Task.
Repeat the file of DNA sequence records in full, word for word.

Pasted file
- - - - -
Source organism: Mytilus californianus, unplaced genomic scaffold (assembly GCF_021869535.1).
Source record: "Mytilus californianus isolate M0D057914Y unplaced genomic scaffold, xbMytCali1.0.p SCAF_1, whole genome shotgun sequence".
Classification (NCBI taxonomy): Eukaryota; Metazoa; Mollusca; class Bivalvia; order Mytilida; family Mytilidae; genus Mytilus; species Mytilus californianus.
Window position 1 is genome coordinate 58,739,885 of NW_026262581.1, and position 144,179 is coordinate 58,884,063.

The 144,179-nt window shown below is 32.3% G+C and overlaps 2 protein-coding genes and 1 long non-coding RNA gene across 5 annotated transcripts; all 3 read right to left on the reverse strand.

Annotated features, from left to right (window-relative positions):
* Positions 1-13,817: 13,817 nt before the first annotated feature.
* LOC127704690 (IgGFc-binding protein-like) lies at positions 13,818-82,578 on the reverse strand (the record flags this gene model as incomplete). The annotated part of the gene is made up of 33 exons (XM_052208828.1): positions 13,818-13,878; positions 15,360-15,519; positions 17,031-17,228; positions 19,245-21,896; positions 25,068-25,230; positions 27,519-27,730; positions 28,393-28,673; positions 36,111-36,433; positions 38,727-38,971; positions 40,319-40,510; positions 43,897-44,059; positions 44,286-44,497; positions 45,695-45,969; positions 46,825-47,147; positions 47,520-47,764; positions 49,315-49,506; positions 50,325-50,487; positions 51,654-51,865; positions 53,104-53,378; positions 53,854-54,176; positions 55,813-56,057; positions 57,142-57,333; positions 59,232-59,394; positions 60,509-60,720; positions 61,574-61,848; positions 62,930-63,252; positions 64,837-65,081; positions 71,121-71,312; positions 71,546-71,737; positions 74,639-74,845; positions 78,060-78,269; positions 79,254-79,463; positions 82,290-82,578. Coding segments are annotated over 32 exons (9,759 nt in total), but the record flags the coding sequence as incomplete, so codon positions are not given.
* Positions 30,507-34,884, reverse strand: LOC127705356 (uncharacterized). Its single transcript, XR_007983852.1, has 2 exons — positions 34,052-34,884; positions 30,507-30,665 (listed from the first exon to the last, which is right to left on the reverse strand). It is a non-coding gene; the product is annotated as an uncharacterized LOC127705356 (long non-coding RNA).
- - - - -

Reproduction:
Source organism: Mytilus californianus, unplaced genomic scaffold (assembly GCF_021869535.1).
Source record: "Mytilus californianus isolate M0D057914Y unplaced genomic scaffold, xbMytCali1.0.p SCAF_1, whole genome shotgun sequence".
Classification (NCBI taxonomy): Eukaryota; Metazoa; Mollusca; class Bivalvia; order Mytilida; family Mytilidae; genus Mytilus; species Mytilus californianus.
Window position 1 is genome coordinate 58,739,885 of NW_026262581.1, and position 144,179 is coordinate 58,884,063.

The 144,179-nt window shown below is 32.3% G+C and overlaps 2 protein-coding genes and 1 long non-coding RNA gene across 5 annotated transcripts; all 3 read right to left on the reverse strand.

Annotated features, from left to right (window-relative positions):
* Positions 1-13,817: 13,817 nt before the first annotated feature.
* LOC127704690 (IgGFc-binding protein-like) lies at positions 13,818-82,578 on the reverse strand (the record flags this gene model as incomplete). The annotated part of the gene is made up of 33 exons (XM_052208828.1): positions 13,818-13,878; positions 15,360-15,519; positions 17,031-17,228; positions 19,245-21,896; positions 25,068-25,230; positions 27,519-27,730; positions 28,393-28,673; positions 36,111-36,433; positions 38,727-38,971; positions 40,319-40,510; positions 43,897-44,059; positions 44,286-44,497; positions 45,695-45,969; positions 46,825-47,147; positions 47,520-47,764; positions 49,315-49,506; positions 50,325-50,487; positions 51,654-51,865; positions 53,104-53,378; positions 53,854-54,176; positions 55,813-56,057; positions 57,142-57,333; positions 59,232-59,394; positions 60,509-60,720; positions 61,574-61,848; positions 62,930-63,252; positions 64,837-65,081; positions 71,121-71,312; positions 71,546-71,737; positions 74,639-74,845; positions 78,060-78,269; positions 79,254-79,463; positions 82,290-82,578. Coding segments are annotated over 32 exons (9,759 nt in total), but the record flags the coding sequence as incomplete, so codon positions are not given.
* Positions 30,507-34,884, reverse strand: LOC127705356 (uncharacterized). Its single transcript, XR_007983852.1, has 2 exons — positions 34,052-34,884; positions 30,507-30,665 (listed from the first exon to the last, which is right to left on the reverse strand). It is a non-coding gene; the product is annotated as an uncharacterized LOC127705356 (long non-coding RNA).